'Thor' smashes its way onto shelves

By David Crawford
Marvel’s comic book character Thor, who is the classic publisher’s take on the Norse god of the same name, may be a lesser-known hero than Spider-Man, Iron Man, or

Thor movie poster

Batman, but that didn’t stop “Thor” from dominating the box office when it hit theaters in May. It was released on DVD and Blu-ray Sept. 13.
The film was directed by Kenneth Branagh and tells the origin story of Thor and his journey to become worthy of the title “God of Thunder.” Branagh does an absolutely amazing job bringing the world of “Thor” to reality.
The use of 3D and CGI was perfect in making Asgard, Thor’s home world, look incredibly similar to that of the source material. I’m not a huge fan of 3D films, but it works very well here.
Although the visual effects are great, the quality of the film isn’t weighted solely on them. Thor truly shines because of its cast’s acting. The cast includes such standouts as Chris Hemsworth, Natalie Portman, Tom Hiddleston, Stellan Skarsgard, Rene Russo, and Anthony Hopkins. Hemsworth, who plays the title character, is the perfect choice. I can see his career skyrocketing after his performance as Thor. Natalie Portman is irresistibly charming, as always, as Thor’s love interest. Jane Foster. Hiddleston plays Thor’s brother, Loki, and does a wonderful job portraying the god of mischief with a silver tongue. Hopkins, known for his role as Hannibal Lecter in “Silence of the Lambs,” plays Thor’s father, Odin, and is as masterful as ever back on the big screen.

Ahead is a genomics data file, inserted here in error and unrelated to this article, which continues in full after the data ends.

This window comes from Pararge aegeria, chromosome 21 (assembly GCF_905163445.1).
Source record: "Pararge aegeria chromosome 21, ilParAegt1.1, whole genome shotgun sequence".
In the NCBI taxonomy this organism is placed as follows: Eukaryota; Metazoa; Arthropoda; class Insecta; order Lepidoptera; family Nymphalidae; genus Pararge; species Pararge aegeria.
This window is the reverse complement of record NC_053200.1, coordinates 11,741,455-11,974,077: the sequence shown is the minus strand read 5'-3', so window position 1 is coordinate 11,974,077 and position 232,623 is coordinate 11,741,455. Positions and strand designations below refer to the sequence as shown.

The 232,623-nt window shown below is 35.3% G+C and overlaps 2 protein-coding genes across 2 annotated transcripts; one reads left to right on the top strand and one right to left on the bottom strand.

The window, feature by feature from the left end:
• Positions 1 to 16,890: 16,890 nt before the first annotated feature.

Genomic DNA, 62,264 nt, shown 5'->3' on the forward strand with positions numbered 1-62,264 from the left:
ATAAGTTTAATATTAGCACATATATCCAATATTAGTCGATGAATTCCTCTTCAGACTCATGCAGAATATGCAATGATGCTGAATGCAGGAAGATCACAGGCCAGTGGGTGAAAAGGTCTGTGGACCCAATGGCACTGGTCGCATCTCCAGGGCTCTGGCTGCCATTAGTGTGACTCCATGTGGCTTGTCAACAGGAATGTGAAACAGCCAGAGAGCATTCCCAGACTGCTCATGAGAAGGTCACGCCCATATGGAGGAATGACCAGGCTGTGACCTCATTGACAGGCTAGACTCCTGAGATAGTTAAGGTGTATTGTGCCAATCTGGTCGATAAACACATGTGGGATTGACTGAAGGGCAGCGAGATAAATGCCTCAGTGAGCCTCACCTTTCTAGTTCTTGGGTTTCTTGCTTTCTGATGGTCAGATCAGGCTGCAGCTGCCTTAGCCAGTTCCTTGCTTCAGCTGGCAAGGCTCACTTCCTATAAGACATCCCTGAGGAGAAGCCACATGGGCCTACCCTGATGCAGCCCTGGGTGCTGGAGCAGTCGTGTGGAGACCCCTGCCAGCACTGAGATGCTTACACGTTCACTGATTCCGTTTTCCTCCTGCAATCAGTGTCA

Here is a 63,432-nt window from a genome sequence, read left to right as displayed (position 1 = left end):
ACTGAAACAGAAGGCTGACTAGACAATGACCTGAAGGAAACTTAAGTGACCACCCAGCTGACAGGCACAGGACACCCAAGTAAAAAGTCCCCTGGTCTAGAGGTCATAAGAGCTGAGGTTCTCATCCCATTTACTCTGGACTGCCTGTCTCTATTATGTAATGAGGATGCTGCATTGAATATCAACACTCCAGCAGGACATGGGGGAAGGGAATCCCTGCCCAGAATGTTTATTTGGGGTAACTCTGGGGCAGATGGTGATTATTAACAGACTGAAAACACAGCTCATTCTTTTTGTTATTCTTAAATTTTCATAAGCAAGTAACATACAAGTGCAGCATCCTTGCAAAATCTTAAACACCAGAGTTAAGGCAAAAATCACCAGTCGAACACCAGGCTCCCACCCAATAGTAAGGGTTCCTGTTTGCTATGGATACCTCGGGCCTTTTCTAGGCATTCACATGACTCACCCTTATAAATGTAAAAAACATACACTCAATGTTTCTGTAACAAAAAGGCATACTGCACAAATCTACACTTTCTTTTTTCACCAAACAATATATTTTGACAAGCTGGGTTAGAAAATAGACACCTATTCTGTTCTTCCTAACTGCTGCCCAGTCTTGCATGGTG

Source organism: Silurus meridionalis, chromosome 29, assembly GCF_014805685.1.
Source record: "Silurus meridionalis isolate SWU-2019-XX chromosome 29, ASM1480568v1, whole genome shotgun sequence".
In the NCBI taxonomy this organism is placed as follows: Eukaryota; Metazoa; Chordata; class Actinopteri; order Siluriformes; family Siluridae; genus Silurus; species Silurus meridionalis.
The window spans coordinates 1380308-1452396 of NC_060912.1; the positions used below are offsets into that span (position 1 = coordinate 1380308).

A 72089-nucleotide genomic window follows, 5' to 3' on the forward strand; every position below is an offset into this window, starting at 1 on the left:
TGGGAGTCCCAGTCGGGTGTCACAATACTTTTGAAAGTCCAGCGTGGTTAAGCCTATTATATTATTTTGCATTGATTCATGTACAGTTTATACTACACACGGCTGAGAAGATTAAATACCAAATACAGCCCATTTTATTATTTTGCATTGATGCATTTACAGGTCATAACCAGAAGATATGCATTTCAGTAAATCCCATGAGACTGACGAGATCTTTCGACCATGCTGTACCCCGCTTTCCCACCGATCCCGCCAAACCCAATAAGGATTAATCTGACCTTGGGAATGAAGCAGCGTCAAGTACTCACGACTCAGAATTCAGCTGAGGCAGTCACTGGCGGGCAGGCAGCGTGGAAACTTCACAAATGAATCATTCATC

Not only is this film full of action, but it also has plenty of humor and excitement throughout. I wouldn’t actually describe “Thor” as the action movie its pre-release trailers portrayed it as. I would describe it as more of an adventure drama.
This film is also a set-up for the upcoming Marvel movie, “The Avengers,” opening in the summer of 2012. There are lots of nods to other movies such as “Iron Man,” “The Incredible Hulk,” and “The Avengers.” These include the presence of the government agency known as shield, the character Nick Fury, who is the linking factor of Marvel movies, played by Samuel L. Jackson, and a certain purple-and-blue-wearing archer who will appear again in “The Avengers.”
“Thor” is also very important to comic-book movies in another way. Since “Thor” did so well at the box office, this may inspire filmmakers to give lesser-known characters a shot at the big screen, which many fans of the comic art form will be excited about. Hopefully, it also means that studios will begin to take more chances instead of sticking to the safe routine of origin stories and start to be more faithful to the source material, the comics.